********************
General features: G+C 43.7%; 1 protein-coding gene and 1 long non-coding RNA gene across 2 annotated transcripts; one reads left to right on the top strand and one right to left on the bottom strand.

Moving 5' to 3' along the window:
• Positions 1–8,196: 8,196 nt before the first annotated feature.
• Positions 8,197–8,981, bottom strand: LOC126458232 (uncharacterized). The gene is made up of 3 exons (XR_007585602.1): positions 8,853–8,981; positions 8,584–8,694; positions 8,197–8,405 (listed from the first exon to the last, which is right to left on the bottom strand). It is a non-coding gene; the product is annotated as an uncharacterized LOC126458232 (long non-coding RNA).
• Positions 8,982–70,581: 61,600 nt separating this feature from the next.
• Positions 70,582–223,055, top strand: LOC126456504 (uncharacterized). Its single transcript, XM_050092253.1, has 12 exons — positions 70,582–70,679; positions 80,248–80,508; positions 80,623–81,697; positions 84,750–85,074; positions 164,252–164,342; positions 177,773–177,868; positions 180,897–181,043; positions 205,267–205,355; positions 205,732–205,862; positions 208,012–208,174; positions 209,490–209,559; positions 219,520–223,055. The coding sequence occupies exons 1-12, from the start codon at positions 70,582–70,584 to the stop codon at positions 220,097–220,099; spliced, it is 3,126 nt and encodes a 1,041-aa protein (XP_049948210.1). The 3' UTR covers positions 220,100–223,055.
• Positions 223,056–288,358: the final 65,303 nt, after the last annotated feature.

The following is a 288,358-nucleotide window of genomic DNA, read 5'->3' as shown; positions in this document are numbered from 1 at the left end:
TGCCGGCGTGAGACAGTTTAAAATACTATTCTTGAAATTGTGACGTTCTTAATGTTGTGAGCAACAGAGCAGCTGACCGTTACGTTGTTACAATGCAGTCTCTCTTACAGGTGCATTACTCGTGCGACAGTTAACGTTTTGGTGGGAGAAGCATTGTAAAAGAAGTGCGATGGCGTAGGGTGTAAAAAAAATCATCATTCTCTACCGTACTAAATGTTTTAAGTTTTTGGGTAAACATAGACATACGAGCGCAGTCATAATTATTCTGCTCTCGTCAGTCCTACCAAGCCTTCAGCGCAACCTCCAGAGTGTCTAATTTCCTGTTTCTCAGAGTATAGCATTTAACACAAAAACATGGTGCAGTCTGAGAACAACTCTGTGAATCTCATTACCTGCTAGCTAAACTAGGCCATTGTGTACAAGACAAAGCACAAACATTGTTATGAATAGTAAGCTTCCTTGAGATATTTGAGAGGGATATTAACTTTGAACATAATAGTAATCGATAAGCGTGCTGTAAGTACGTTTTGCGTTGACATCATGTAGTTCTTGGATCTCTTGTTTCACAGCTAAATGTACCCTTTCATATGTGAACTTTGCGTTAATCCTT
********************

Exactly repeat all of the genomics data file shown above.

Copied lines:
General features: G+C 43.7%; 1 protein-coding gene and 1 long non-coding RNA gene across 2 annotated transcripts; one reads left to right on the top strand and one right to left on the bottom strand.

Moving 5' to 3' along the window:
• Positions 1–8,196: 8,196 nt before the first annotated feature.
• Positions 8,197–8,981, bottom strand: LOC126458232 (uncharacterized). The gene is made up of 3 exons (XR_007585602.1): positions 8,853–8,981; positions 8,584–8,694; positions 8,197–8,405 (listed from the first exon to the last, which is right to left on the bottom strand). It is a non-coding gene; the product is annotated as an uncharacterized LOC126458232 (long non-coding RNA).
• Positions 8,982–70,581: 61,600 nt separating this feature from the next.
• Positions 70,582–223,055, top strand: LOC126456504 (uncharacterized). Its single transcript, XM_050092253.1, has 12 exons — positions 70,582–70,679; positions 80,248–80,508; positions 80,623–81,697; positions 84,750–85,074; positions 164,252–164,342; positions 177,773–177,868; positions 180,897–181,043; positions 205,267–205,355; positions 205,732–205,862; positions 208,012–208,174; positions 209,490–209,559; positions 219,520–223,055. The coding sequence occupies exons 1-12, from the start codon at positions 70,582–70,584 to the stop codon at positions 220,097–220,099; spliced, it is 3,126 nt and encodes a 1,041-aa protein (XP_049948210.1). The 3' UTR covers positions 220,100–223,055.
• Positions 223,056–288,358: the final 65,303 nt, after the last annotated feature.

The following is a 288,358-nucleotide window of genomic DNA, read 5'->3' as shown; positions in this document are numbered from 1 at the left end:
TGCCGGCGTGAGACAGTTTAAAATACTATTCTTGAAATTGTGACGTTCTTAATGTTGTGAGCAACAGAGCAGCTGACCGTTACGTTGTTACAATGCAGTCTCTCTTACAGGTGCATTACTCGTGCGACAGTTAACGTTTTGGTGGGAGAAGCATTGTAAAAGAAGTGCGATGGCGTAGGGTGTAAAAAAAATCATCATTCTCTACCGTACTAAATGTTTTAAGTTTTTGGGTAAACATAGACATACGAGCGCAGTCATAATTATTCTGCTCTCGTCAGTCCTACCAAGCCTTCAGCGCAACCTCCAGAGTGTCTAATTTCCTGTTTCTCAGAGTATAGCATTTAACACAAAAACATGGTGCAGTCTGAGAACAACTCTGTGAATCTCATTACCTGCTAGCTAAACTAGGCCATTGTGTACAAGACAAAGCACAAACATTGTTATGAATAGTAAGCTTCCTTGAGATATTTGAGAGGGATATTAACTTTGAACATAATAGTAATCGATAAGCGTGCTGTAAGTACGTTTTGCGTTGACATCATGTAGTTCTTGGATCTCTTGTTTCACAGCTAAATGTACCCTTTCATATGTGAACTTTGCGTTAATCCTT